Bloomberg News

Mexico Won’t Take Additional Steps to Boost Peso, Rodriguez Says

November 30, 2011

Nov. 29 (Bloomberg) -- Mexico’s government doesn’t plan to implement additional measures to support the peso, Deputy Finance Minister Gerardo Rodriguez said today.

Mexico’s currency exchange commission announced today that the central bank will start auctioning $400 million daily of its reserves at a peso exchange rate at least 2 percent weaker than the previous day’s level, providing support for the currency. Investors would likely only participate in the auctions when the peso weakens 2 percent or more in intraday trading, the exchange commission said.

Mexico’s market “has been evolving with relative order and good liquidity given what’s happening in the world,” Rodriguez said in a telephone interview today from Mexico City. “We believe that with this measure we’ll contribute to preserving these conditions and for now we don’t have additional measures.”

Mexico’s peso was the worst performing major Latin American currency over the past six months, losing 16 percent against the U.S. dollar. The currency’s decline has helped fuel a 12 percent decline in dollar terms for Mexican government peso debt over the same period, according to data from Bank of America Corp.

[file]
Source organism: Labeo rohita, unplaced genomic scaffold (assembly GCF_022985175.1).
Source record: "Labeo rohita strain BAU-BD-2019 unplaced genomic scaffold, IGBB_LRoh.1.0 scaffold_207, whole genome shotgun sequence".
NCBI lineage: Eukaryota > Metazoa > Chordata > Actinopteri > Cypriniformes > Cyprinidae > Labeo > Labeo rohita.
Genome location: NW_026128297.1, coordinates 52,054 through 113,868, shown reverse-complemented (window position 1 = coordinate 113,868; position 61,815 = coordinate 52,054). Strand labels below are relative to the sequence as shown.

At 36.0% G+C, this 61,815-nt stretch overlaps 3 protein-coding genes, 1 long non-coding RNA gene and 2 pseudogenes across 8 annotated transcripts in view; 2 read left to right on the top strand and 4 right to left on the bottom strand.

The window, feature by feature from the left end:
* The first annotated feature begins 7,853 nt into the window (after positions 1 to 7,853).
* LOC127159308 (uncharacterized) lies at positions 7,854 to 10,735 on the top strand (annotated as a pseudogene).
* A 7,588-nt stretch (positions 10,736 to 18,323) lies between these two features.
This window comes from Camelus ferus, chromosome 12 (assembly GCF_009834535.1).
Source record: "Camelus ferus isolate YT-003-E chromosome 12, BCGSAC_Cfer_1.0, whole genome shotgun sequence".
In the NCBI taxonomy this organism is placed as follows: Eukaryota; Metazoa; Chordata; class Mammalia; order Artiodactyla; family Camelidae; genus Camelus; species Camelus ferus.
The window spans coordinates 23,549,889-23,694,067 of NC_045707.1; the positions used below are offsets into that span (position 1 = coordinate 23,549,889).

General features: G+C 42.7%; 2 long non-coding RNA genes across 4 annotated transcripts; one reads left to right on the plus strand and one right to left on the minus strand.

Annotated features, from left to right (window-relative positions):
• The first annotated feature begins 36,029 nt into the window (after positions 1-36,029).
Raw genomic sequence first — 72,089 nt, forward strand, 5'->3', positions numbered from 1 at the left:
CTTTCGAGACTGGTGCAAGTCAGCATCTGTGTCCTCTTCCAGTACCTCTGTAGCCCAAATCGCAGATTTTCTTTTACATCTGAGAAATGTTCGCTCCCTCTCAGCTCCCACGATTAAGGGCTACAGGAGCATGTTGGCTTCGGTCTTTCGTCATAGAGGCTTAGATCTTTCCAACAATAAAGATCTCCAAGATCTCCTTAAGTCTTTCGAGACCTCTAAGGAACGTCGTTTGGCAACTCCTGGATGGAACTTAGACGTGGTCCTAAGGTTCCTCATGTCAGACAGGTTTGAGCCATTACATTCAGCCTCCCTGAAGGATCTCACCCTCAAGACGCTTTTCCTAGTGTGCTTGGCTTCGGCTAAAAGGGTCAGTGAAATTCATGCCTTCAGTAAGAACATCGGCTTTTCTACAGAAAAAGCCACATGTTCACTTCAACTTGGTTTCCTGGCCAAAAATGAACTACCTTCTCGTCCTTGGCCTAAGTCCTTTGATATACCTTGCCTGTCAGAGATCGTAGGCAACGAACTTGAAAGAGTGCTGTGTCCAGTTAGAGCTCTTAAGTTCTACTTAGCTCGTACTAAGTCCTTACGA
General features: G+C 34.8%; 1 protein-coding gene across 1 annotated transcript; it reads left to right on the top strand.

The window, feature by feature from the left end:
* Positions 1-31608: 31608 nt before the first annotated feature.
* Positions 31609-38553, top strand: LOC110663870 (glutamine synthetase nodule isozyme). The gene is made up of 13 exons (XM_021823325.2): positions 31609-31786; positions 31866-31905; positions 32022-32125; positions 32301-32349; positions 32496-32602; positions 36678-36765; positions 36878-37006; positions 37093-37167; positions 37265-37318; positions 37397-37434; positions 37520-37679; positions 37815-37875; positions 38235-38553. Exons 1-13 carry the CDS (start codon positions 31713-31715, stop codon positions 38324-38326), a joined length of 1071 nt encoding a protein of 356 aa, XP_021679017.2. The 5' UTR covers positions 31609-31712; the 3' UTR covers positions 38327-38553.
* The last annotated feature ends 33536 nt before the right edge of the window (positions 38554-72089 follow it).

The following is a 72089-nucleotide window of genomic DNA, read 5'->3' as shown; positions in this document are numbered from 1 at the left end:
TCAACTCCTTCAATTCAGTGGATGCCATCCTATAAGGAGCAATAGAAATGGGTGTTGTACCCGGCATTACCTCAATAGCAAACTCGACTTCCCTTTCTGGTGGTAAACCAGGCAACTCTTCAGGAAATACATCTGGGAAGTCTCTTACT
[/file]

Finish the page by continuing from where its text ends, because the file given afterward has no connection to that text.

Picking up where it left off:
The yield on benchmark government peso bonds due in 2024 has risen 40 basis points, or 0.40 percentage point, to 6.76 percent, over the last three weeks.

The auction mechanism, which was last used to shore up the peso following the 2008 collapse of Lehman Brothers Holdings Inc., is a “preventative” measure designed to provide liquidity to the foreign exchange market during times of volatility, the commission said in a statement earlier today.

The peso should have “less volatility going forward,” Rodriguez said.

Fix Rate

The central bank will use the so-called fix rate, the official daily exchange rate published by the bank, as the reference to conduct the following day’s auction, Rodriguez said.

The government expects limited demand for the dollar auctions because the peso has only infrequently declined more than 2 percent in daily trading, Rodriguez said.

Mexico doesn’t plan to request any changes to its flexible credit line of $72 billion with the International Monetary Fund, he said.

“The line is valid until 2013 and at this time we don’t contemplate any changes,” he said.

Mexico’s peso surged the most in three weeks after the auction mechanism was announced today. The currency climbed 1.5 percent to 13.8230 per U.S. dollar at the close in Mexico City from 14.0258 yesterday. It was the biggest increase since Nov. 3 for the currency, which has lost 10.7 percent this year.

Auctions will take place daily from 9 am to 9:05 a.m., 12 to 12:05 p.m. and 3 p.m. to 3:05 p.m. in Mexico City, the central bank said on its website.

--With assistance from Nacha Cattan and Ben Bain in Mexico City. Editor: Jonathan Roeder

To contact the reporters on this story: Jose Enrique Arrioja in Mexico City at jarrioja@bloomberg.net; Jonathan J. Levin in Mexico City at jlevin20@bloomberg.net

To contact the editor responsible for this story: David Papadopoulos at papadopoulos@bloomberg.net


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